Anyway, the author of High Performance Habits presents the idea that emotions are automatic responses that we can’t control, but feelings (defined as our interpretation of the emotions) are completely up to us. He suggests thinking intentionally about how you want the other person to feel and how you want to feel in a given situation, in spite of what emotions might arise.
Honestly, this makes so much sense in light of the gospel. If we take these thoughts (emotions) captive in obedience to Christ, that means laying them down in favor of love.
Now this is not a stiffling of emotion – which can be just as dangerous as letting them all out – but more of a releasing of the emotion to the One who can heal/renew your heart/mind/body in regards to it. And don’t hear me wrong, I am not talking about a prayer sesh that is focused on how the other person hurt us and needs to change (this is selfishness). I’m talking about allowing God to heal our hearts and renew our minds to see them as He sees them. Created in His image and worthy of the sacrifice of His Son.
So let’s think about the application of the idea presented in High Performance Habits. This week a friend responded to me in a way that caused hurt which initially presented as anger in my mind. I was tempted to ruminate on that feeling, throw myself a pity party, and not get anything accomplished that I had planned to that evening. But then I thought about intentionally taking control of these emotions using the questions. How did I want the other person to feel in any of our interactions? Loved. How did I want to feel in any interactions with them? Free. Free from the bondage of any anger, unforgiveness, or fear of how I could be hurt further.
For the spirit of fear and self protection from future hurt is not of God. We were given a Spirit of power and love and of a sound mind. (2 Tim 1:7)
So in a matter of seconds I had gone from almost letting the emotion overwhelm me to having control of that emotion.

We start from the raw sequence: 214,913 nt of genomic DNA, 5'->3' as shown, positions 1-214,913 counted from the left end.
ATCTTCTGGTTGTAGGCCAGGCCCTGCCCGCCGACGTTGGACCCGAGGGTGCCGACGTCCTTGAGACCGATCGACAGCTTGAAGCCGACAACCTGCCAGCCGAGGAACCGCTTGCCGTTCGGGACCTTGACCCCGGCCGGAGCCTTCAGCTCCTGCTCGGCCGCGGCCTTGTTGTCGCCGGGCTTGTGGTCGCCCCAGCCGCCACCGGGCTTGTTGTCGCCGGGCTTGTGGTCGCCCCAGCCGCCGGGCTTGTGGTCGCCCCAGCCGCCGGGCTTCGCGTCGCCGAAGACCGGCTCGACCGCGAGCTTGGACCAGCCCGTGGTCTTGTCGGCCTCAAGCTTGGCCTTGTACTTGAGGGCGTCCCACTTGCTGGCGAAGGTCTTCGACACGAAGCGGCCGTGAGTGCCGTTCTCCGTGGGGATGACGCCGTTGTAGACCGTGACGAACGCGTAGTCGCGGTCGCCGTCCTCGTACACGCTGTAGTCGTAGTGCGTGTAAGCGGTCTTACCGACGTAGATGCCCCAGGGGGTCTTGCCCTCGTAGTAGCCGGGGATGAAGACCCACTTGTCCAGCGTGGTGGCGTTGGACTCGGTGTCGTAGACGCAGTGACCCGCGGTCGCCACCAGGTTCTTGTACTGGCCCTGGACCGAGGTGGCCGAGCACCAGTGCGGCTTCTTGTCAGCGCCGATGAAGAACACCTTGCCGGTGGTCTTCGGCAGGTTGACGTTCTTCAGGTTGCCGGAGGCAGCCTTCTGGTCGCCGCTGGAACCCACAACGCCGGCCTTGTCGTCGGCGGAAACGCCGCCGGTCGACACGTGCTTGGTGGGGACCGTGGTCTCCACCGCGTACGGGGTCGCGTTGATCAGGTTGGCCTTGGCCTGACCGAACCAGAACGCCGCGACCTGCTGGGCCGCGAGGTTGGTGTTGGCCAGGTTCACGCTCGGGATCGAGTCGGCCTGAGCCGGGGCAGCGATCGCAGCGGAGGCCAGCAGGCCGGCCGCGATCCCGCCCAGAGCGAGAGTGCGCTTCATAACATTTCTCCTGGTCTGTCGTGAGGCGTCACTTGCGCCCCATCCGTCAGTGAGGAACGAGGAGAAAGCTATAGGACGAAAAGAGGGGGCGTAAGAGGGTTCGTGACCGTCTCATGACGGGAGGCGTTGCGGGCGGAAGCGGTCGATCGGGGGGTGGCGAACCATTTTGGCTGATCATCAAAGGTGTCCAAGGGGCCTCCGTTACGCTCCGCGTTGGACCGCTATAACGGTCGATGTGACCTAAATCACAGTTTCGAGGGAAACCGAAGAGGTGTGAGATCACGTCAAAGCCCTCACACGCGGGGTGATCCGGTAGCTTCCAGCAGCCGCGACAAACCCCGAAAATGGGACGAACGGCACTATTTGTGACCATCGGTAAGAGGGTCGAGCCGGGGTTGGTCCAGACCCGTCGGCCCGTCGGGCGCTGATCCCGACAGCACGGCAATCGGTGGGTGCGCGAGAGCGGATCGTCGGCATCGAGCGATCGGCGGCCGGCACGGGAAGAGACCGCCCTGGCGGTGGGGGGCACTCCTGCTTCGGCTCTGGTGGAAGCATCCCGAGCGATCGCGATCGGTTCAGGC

As believers we can trust that the power of heaven will multiply any effort we put behind realizing/becoming the best version of ourselves. The best version of us is His image which He paid for us to be conformed to.
2 Corinthians 3:18
We’ve taken this idea that we will never be perfect in this as an excuse to not even bother trying, I’ve done this myself. We are correct in believing that He is not asking us to be perfect. He is asking for our effort and our willingness to allow the Spirit that He has given us to transform us and flow from us. And in His goodness He is taking us from glory to glory, and perfecting us in the faith (2 Cor 3:18, James 2:22).
5 Steps to Having Power Over Your Emotions
- Believe that you can. We saw many scripture references above that indicate that this is something God desires for us to pursue. Couple that will praying expectantly as we talked about last week and believing you will receive what you pray for (Mark 11:24).
- Collect/gather resources and tools. Watch this teaching from Dan Mohler (I promise it will be worth 30 minutes of your life). Write out some of the verses mentioned in this post and put them all over your home. Use tools like the questions presented in High Performance Habits (which, I have not yet finished but so far so good!!)
- Keep the created value of others front and center in your mind. All men were created in His image and He sacrificed that all might return to Him (Genesis 1:26, John 3:16, 1 Peter 3:9).
- Seek a greater revelation (or understanding) of God’s love for you. He doesn’t ask us to do any of this on our own. We can be so filled in Him that we are overflowing of His goodness toward others.
- Practice! Practice! Practice! Here is the thing there is literally no harm in being mindful of this and trying. Right?! And IF we stumble we have an advocate with the Father in Christ Jesus.
What is your experience with having power over your emotions? Is there anyway that I can be praying for you concerning this? Let me know below!